What gives us a conscience; the angel that sits opposite of the devil on our shoulder countering everything the demon whispers in our ear? How did the inner workings of our mind learn to compartmentalize the voice of good and evil? Are we born with an understanding of right and wrong or are we programmed to adjust our conscience accordingly?
Look back to the early days of your childhood and try to recall how you felt when you acted against your parent’s wishes. Did you feel an immediate sense of guilt, or was it not until you were reprimanded that you suddenly felt that twinge of a knot tighten in your chest? Consequences eventually conditions us to behave in a fashion that society deems acceptable.
I believe that we are born with a pure animal instinct we all try to deny. The only true trait that is instilled within us naturally is that of survival. We have been trained to act in a humane manner regardless of our biological makeup. We know that to eat our weakest young as a means of overcoming starvation is not only wicked but morbid. Some animals implement this as a means of survival.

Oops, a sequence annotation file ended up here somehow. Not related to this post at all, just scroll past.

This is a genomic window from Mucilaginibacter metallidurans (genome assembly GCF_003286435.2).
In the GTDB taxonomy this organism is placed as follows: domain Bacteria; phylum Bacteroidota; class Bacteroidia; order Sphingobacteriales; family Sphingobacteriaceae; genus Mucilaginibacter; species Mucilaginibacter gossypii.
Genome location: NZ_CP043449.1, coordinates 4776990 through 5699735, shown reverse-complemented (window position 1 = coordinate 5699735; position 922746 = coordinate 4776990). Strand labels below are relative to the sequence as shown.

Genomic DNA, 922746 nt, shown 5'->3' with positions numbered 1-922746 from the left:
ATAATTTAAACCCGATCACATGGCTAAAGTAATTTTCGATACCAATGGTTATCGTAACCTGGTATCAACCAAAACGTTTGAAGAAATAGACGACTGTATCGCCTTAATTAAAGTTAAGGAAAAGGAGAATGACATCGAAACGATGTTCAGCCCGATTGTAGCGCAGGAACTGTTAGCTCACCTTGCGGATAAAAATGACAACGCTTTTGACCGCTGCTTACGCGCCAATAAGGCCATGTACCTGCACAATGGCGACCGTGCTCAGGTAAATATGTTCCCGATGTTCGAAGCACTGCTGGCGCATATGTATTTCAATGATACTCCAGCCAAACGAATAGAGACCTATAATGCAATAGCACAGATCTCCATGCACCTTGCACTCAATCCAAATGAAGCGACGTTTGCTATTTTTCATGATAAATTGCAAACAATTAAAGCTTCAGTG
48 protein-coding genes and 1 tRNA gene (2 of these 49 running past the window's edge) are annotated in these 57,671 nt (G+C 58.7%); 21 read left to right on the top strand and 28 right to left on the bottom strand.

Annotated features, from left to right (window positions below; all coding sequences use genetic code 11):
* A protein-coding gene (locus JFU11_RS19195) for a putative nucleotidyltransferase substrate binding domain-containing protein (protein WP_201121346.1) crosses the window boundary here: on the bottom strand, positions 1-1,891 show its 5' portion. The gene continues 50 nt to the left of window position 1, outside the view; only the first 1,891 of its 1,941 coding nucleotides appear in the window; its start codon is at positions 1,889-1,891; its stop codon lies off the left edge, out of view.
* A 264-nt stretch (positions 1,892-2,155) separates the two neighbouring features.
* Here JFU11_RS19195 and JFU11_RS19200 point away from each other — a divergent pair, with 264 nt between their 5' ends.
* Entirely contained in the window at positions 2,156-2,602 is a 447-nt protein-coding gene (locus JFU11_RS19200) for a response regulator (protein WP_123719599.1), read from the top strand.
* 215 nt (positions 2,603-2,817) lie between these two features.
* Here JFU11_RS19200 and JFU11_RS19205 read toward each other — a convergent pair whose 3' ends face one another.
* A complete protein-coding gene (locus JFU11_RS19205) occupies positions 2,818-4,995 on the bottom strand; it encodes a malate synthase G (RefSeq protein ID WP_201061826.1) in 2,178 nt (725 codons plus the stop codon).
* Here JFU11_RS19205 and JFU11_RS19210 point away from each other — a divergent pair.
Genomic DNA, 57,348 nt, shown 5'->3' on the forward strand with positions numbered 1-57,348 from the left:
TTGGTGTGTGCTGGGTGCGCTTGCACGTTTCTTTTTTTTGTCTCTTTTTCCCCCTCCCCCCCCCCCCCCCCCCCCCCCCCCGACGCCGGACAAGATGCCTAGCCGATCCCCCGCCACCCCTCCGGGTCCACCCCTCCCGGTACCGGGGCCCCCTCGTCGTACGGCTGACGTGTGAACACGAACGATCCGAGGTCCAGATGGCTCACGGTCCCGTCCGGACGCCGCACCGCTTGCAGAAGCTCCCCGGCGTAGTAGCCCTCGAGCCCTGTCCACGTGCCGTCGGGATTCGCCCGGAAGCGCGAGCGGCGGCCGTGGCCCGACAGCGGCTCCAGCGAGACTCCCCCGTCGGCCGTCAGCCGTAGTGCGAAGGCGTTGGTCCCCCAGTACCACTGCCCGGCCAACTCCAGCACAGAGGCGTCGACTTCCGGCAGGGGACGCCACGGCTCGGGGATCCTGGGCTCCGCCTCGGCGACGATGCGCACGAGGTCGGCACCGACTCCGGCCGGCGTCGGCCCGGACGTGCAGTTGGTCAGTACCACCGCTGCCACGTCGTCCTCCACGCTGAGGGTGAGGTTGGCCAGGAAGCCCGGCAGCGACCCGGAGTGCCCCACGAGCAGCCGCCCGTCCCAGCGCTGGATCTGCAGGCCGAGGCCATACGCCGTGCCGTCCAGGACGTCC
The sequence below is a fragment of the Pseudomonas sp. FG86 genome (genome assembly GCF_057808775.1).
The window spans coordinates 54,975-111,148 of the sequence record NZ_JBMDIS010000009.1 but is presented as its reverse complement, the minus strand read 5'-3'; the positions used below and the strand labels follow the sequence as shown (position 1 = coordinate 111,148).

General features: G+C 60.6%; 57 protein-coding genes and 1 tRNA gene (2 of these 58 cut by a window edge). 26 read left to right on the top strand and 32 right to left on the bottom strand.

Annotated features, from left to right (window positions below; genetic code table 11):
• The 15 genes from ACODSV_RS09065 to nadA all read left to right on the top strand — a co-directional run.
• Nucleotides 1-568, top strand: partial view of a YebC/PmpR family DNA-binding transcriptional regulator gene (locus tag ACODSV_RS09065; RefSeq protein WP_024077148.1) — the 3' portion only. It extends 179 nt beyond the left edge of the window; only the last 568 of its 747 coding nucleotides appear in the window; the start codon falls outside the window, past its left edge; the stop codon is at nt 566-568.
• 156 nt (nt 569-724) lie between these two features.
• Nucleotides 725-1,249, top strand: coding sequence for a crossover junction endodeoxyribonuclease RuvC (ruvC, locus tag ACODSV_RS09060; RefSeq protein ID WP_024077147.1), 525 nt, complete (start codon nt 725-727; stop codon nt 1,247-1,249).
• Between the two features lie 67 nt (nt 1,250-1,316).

In some cultures, human sacrifice is common practice. To those displaying such rituals are performing what their conscience has encouraged as noble. In most western culture, this is seen as grotesquely morbid. My question is this, is one belief right over the other?
We live in an area where unless specially designed as a vegan or vegetarian establishment, seldom would you come across an eatery which does not serve beef. Go to parts of India however and you will find that the partaking of livestock is an abomination. When I eat steak, I am simply nourishing my body. There is no guilt associated whatsoever. Some parts of the world would find my hunger for beef sinful the same way I find their meals made from the flesh of humans psychologically twisted.
What my conscience judges unfit, someone else’s might provoke as holy. Without society shepherding us through right and wrong, we would all be left with the animalistic instinct of survival potentially leading to bloodshed and chaos. Perhaps the rituals embodied throughout cultures foreign to us are gruesome, it is what creates their conscience allowing a balance of righteousness. It is essential to docile the animal living within us because at the end of the day, a conscience is not something we are born with, survival is. Our conscience is simply the way in which society allows us to tame our natural instincts of survival.